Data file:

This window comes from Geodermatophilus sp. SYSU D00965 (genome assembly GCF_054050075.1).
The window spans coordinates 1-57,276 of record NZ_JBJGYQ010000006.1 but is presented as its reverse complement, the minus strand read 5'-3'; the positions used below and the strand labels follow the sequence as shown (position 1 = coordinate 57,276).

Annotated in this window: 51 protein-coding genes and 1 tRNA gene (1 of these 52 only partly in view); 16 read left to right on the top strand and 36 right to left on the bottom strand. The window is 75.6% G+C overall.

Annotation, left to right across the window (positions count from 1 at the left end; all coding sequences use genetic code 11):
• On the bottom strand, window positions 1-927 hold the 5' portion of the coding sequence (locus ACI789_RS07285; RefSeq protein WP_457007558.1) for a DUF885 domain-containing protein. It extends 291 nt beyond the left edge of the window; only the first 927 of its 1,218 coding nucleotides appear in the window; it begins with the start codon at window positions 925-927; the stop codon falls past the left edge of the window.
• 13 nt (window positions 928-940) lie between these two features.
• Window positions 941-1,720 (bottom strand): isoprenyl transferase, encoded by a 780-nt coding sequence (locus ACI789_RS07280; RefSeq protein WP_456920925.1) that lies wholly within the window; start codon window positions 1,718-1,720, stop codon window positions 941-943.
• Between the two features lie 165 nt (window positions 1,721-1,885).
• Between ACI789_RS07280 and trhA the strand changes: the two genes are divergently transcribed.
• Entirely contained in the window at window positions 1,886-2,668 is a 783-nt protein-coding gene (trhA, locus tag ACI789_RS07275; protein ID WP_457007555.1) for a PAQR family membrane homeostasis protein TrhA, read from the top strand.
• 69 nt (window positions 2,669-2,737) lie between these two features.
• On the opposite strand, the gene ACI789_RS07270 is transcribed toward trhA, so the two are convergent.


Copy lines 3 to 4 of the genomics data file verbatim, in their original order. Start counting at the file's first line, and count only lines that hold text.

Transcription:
Annotated in this window: 51 protein-coding genes and 1 tRNA gene (1 of these 52 only partly in view); 16 read left to right on the top strand and 36 right to left on the bottom strand. The window is 75.6% G+C overall.

Annotation, left to right across the window (positions count from 1 at the left end; all coding sequences use genetic code 11):